OTTAWA (Reuters) - The pace of growth in new home prices in Canada slowed in December to 0.1 percent compared with 0.3 percent in November, Statistics Canada said on Thursday, in another sign the hot housing market may be cooling.
Markets had expected a 0.2 percent price gain in the month, according to the median forecast in a Reuters survey.
Compared with a year earlier, the new housing price index rose 2.5 percent in December, the same rate as in the previous two months.
Strong demand for housing helped propel Canada’s economy to quick recovery following a 2008 recession. But continued high prices and heavy borrowing amid rock-bottom mortgage rates has policymakers worried about overheating.
They fear eventual interest rate hikes and a decline in prices could push many consumers into bankruptcy.
Bank of Canada Senior Deputy Governor Tiff Macklem said this week the central bank remains concerned about high household debt levels, which are approaching levels seen in the United States before the 2008-09 crash, although he noted there had been some slowing in credit growth.
The central bank cites household debt as the biggest home-grown threat to the financial system.
Still, almost nobody is predicting a U.S.-style meltdown and recent data suggest a soft landing for the housing market.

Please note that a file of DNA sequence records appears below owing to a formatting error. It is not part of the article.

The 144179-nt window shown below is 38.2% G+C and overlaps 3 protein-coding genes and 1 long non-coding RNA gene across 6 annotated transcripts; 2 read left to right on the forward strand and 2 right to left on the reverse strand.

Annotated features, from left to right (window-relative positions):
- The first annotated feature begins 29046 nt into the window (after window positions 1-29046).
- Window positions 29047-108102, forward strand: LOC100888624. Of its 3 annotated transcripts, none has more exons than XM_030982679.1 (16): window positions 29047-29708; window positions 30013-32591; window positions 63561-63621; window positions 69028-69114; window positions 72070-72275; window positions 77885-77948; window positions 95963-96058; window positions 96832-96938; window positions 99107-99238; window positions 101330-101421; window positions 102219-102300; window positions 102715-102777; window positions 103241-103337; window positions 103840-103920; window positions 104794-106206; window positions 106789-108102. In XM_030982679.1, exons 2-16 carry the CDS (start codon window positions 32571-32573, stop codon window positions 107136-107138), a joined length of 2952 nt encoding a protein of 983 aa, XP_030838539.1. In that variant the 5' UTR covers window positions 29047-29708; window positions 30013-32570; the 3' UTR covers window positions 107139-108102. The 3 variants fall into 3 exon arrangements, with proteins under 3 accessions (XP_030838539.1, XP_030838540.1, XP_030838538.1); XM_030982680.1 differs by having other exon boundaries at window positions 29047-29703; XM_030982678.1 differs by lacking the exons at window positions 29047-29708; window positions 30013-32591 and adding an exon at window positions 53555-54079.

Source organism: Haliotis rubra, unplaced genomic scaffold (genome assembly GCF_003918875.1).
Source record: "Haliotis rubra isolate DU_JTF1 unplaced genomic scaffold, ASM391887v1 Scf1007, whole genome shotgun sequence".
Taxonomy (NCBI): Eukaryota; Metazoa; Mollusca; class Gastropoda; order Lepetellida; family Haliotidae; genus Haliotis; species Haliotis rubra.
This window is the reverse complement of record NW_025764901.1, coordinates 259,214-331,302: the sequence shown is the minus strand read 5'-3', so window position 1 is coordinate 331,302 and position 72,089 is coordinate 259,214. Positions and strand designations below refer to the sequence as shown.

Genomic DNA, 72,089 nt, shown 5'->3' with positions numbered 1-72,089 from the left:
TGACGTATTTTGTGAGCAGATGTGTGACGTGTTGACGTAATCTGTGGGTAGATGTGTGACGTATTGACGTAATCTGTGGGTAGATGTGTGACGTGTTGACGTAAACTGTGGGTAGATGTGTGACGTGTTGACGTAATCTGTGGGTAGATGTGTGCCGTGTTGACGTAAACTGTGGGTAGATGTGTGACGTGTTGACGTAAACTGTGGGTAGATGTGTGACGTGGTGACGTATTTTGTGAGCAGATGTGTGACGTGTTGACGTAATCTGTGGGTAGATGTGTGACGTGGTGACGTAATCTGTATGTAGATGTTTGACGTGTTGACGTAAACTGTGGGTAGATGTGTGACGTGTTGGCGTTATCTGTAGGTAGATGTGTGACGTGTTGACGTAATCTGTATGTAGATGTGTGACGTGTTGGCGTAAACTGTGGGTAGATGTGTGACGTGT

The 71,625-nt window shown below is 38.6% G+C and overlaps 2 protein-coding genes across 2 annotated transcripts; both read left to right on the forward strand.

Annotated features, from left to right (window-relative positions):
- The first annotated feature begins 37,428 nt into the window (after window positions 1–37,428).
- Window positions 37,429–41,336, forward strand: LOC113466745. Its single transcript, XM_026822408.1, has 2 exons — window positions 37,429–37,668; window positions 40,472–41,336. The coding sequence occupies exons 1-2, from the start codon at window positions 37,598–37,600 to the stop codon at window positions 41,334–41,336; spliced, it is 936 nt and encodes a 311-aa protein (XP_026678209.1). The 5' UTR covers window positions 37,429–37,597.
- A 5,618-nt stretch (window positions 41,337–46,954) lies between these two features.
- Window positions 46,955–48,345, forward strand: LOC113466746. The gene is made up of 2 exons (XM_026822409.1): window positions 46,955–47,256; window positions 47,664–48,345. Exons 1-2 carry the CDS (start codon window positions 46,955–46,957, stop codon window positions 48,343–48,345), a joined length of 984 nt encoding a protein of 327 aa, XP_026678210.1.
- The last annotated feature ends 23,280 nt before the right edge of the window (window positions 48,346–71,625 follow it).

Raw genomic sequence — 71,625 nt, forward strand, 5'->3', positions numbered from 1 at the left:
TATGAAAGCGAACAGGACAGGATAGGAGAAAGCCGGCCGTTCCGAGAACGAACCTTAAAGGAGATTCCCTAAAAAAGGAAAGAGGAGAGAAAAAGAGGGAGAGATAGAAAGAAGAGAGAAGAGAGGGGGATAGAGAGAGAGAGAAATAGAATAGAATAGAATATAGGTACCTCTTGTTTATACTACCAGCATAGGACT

Data earlier this week showed Canadian housing starts declined in January from December, although construction remained stronger than expected.
Also, the value of building permits taken out by contractors in December soared to a 4-1/2 year high, skewed by the condo market in Ontario. CABPER=ECI
The report on Thursday showed new home prices eased 0.2 percent in Vancouver for the third straight monthly decline in one of the country’s most costly real estate markets. Vancouver prices were 0.3 percent lower than the same month a year earlier.
The Toronto and Oshawa region and Montreal were the biggest contributors to the monthly rise in the price index, Statscan said. Prices in Toronto-Oshawa jumped 0.4 percent for a yearly increase of 6.3 percent.
Overall, prices held steady in 12 metropolitan regions in December from November, rose in seven and fell in two.
Editing by Jeffrey Hodgson